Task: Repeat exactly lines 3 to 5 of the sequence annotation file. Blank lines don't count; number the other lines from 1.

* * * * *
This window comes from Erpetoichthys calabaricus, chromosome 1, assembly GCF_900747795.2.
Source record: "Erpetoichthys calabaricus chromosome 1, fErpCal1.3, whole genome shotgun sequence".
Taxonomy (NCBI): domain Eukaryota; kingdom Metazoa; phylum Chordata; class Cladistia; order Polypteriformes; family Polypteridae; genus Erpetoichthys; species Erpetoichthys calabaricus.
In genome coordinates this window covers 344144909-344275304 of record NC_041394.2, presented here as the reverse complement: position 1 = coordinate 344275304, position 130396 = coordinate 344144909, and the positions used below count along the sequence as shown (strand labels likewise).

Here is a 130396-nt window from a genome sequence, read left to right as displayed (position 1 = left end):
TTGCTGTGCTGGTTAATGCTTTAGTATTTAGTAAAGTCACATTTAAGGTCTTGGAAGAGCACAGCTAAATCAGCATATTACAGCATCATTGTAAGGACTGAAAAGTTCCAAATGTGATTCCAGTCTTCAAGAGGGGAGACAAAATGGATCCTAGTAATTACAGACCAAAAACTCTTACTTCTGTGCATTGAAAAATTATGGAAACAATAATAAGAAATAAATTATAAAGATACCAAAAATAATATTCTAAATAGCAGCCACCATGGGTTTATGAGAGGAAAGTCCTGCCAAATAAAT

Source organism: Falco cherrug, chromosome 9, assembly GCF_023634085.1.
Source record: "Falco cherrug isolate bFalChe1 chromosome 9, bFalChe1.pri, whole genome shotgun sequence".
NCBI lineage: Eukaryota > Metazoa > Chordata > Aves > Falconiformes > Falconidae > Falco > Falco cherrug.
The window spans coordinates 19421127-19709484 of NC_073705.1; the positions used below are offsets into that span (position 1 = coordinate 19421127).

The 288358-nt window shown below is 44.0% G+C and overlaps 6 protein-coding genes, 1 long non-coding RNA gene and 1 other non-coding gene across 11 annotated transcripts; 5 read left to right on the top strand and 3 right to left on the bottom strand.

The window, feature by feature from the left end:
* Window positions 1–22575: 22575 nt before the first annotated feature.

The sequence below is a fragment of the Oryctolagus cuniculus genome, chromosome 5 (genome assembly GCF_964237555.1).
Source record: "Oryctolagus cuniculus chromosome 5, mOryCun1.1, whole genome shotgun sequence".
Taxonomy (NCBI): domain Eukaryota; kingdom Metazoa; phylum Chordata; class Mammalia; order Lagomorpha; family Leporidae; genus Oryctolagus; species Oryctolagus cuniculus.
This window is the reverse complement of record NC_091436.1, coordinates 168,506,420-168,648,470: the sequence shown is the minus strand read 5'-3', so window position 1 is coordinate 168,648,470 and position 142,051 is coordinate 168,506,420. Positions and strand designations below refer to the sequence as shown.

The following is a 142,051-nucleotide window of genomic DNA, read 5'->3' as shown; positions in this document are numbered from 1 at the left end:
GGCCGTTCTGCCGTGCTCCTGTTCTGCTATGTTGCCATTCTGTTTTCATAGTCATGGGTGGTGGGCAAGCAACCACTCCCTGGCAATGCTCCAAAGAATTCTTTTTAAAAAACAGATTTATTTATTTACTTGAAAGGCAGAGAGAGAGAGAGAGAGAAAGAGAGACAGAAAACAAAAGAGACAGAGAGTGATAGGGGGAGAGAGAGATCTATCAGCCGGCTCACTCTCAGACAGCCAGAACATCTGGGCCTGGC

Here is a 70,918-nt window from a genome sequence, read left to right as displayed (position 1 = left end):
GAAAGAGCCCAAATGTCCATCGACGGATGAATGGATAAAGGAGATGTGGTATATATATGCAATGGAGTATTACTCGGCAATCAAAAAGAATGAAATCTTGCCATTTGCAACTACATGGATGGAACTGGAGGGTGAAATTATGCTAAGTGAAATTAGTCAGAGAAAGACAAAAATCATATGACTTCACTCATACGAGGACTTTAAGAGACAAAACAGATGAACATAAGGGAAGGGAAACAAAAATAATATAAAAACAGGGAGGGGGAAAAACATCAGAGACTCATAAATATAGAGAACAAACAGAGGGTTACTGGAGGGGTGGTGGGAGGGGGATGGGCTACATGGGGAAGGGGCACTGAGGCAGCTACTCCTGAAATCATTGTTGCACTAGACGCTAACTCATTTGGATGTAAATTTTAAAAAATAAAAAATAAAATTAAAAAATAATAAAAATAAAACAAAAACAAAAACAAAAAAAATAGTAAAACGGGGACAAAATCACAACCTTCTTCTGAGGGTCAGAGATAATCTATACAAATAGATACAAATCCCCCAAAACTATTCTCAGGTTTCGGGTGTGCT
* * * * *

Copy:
Taxonomy (NCBI): domain Eukaryota; kingdom Metazoa; phylum Chordata; class Cladistia; order Polypteriformes; family Polypteridae; genus Erpetoichthys; species Erpetoichthys calabaricus.
In genome coordinates this window covers 344144909-344275304 of record NC_041394.2, presented here as the reverse complement: position 1 = coordinate 344275304, position 130396 = coordinate 344144909, and the positions used below count along the sequence as shown (strand labels likewise).

Here is a 130396-nt window from a genome sequence, read left to right as displayed (position 1 = left end):